Author + information
- Received April 29, 2008
- Revision received July 15, 2008
- Accepted July 21, 2008
- Published online May 19, 2009.
- John G. Webb, MD* (, )
- Lukas Altwegg, MD,
- Jean-Bernard Masson, MD,
- Saad Al Bugami, MD,
- Abdullah Al Ali, MD and
- Robert A. Boone, MD
- ↵*Reprint requests and correspondence:
Dr. John G. Webb, McLeod Professor of Heart Valve Intervention, St. Paul's Hospital, 1081 Burrard Street, Vancouver, British Columbia, Canada V6Z 1Y6
Objectives We describe procedural and clinical outcomes in a high-risk cohort undergoing transcatheter aortic valve replacement with early next-generation transcatheter valve and delivery systems.
Background Percutaneous aortic valve replacement is gaining acceptance as a viable option in patients at high surgical risk. Broader application will require further advances in valve and delivery system technology.
Methods Transarterial aortic valve replacement was attempted in 25 patients (mean age 85 years) determined to be at high surgical risk due to comorbidities. A new delivery catheter system (RetroFlex 2, Edwards Lifesciences, Irving, California) was utilized in combination with either a balloon-expandable SAPIEN (Edwards Lifesciences) valve or a next-generation low-profile cobalt-chromium bovine pericardial SAPIEN XT (Edwards Lifesciences) valve.
Results Percutaneous valve replacement was successful in all 25 high-risk patients. Aortic valve area increased from 0.59 ± 0.15 cm2to 1.60 ± 0.27 cm2. In this high-risk cohort (Society of Thoracic Surgeons and logistic EuroSCORE estimates of surgical mortality were 8.9% and 21.0%, respectively), 30-day mortality was 0%.
Conclusions Technical and procedural advances in catheter systems and prosthetic valves designed for percutaneous aortic valve delivery may contribute to increased procedural success and improved clinical outcomes.
Initial attempts at percutaneous aortic valve replacement (AVR) were compromised due to the difficulties associated with vascular passage of a relatively bulky prosthetic valve compressed onto a standard valvuloplasty catheter (1,2). Subsequent technical and procedural improvements allowed the development of a more predictable therapy (3). Although outcomes continue to improve, limitations (aortic injury, atheroembolism, difficulty crossing the native valve) remain apparent (4). We describe a new delivery system and next-generation balloon-expandable valve in a case series of 25 high-risk patients undergoing transarterial AVR.
Percutaneous AVR was approved for clinical use in patients with symptomatic aortic stenosis in whom the risk associated with open heart surgery was considered prohibitive by a team of cardiologists and cardiac surgeons. Written informed consent was obtained. Patients were excluded if the diameter of the aortic annulus was <18 or >26 mm as assessed by transesophageal echocardiography, if there was severe iliofemoral arterial disease, or if a reasonable quality or duration of life was considered unlikely.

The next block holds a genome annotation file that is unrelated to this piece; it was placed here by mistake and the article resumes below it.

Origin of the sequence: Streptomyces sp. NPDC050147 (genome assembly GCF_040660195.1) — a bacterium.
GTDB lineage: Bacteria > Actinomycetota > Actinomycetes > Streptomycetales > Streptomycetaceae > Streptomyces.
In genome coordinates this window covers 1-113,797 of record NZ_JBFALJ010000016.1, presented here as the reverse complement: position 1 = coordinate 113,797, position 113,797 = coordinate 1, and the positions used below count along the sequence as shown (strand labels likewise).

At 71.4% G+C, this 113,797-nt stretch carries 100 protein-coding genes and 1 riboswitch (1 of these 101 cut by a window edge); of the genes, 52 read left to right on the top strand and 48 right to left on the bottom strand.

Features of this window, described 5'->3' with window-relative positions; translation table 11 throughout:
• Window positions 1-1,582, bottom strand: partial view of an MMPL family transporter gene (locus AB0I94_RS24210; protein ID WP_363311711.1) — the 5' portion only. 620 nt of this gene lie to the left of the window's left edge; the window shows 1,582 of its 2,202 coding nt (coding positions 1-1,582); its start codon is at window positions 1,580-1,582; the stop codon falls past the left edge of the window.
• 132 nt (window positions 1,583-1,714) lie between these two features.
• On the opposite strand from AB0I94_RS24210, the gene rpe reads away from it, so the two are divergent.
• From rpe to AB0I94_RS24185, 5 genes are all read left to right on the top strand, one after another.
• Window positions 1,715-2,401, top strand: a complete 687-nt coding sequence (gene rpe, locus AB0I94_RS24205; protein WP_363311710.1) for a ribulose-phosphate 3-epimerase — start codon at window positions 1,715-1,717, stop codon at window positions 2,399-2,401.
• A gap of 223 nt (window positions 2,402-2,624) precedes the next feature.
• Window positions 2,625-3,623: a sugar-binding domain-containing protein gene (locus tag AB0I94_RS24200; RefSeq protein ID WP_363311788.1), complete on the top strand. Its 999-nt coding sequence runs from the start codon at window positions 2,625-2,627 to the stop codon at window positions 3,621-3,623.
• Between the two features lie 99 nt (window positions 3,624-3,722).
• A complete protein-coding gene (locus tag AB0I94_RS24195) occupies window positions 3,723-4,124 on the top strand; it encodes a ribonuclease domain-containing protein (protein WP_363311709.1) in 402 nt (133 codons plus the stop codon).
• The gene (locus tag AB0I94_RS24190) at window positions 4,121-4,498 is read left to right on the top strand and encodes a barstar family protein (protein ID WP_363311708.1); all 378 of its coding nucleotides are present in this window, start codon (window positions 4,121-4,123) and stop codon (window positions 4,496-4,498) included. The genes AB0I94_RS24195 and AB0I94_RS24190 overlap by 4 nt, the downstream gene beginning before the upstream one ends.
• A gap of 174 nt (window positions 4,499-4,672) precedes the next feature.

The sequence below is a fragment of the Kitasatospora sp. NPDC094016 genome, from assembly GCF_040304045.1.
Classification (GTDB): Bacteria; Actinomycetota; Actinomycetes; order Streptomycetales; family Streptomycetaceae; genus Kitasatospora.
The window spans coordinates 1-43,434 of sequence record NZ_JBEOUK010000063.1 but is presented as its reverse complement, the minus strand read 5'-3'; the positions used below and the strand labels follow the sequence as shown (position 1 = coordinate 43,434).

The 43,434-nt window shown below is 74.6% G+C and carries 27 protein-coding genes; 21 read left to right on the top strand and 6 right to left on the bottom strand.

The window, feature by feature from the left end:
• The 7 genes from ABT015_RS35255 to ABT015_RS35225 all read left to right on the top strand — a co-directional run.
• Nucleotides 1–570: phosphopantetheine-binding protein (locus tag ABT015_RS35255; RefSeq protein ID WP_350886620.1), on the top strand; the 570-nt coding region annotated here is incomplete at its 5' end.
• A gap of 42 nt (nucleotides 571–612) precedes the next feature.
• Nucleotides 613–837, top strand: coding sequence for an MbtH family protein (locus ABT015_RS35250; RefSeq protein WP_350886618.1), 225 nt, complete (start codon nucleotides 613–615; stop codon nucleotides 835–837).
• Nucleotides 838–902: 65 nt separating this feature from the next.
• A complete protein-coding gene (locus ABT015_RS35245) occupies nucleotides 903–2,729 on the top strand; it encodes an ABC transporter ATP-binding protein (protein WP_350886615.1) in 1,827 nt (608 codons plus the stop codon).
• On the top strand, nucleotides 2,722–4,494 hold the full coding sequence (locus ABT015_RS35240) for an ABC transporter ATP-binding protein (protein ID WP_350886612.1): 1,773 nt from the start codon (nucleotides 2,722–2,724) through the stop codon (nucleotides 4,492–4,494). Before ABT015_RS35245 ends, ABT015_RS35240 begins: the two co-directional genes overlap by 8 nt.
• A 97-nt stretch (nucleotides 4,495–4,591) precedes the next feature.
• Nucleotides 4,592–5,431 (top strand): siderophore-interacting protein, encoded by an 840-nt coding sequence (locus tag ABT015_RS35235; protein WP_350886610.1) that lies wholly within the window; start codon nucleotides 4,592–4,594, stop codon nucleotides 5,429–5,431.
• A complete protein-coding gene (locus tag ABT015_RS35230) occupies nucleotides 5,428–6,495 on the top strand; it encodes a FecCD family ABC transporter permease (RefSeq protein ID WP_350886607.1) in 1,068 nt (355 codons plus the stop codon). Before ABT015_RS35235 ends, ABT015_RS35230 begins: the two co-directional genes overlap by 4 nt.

Procedures were performed in a catheterization laboratory under general anesthesia. Percutaneous femoral artery puncture was utilized followed by percutaneous suture “pre-closure” (Prostar, Abbott, Boston, Massachusetts) or surgical cutdown. The basic procedure of transarterial AVR has been previously described (3,4).
The RetroFlex 2 delivery system (Edwards Lifesciences, Irvine, California) incorporates a coaxial nose cone catheter, a balloon catheter, and a deflectable pusher catheter (Fig. 1).The catheter is advanced through the sheath and into the aorta. An articulation control knob allows steering around the aortic arch and through the central orifice of the stenotic native valve. The deflectable pusher catheter is retracted, and the nose cone is advanced so as to expose the deployment balloon (Fig. 2).The prosthesis is positioned within the native valve. The deployment balloon is inflated and deflated while right ventricular burst pacing is used to temporarily reduce transvalvular flow. The balloon is utilized to guide the withdrawal of the nose cone through the newly implanted valve. The nose cone and pusher catheter are approximated and removed through the delivery sheath.
Initial reports of balloon-expandable valve replacement utilized a valve constructed from a stainless steel tubular frame with equine pericardial leaflets and a fabric sealing cuff (Cribier-Edwards, Edwards Lifesciences). This basic valve design was subsequently modified utilizing bovine pericardial leaflets and lengthening the sealing cuff without modification of the frame (SAPIEN, Edwards Lifesciences).
A next-generation transcatheter heart valve (SAPIEN XT, Edwards Lifesciences) was utilized in 3 patients. A cobalt-chromium frame permits thinner struts without loss of structural integrity. Thinner struts and a more open design allow for a lower crimped profile (Fig. 3),while maintaining the valve's radial stiffness. Bovine pericardial leaflets are matched for thickness and elasticity and incorporate Thermafix anticalcification treatment. The scalloped geometry and attachment method of the leaflets have been modified to achieve a naturally closed design and enhance valve durability (Fig. 4).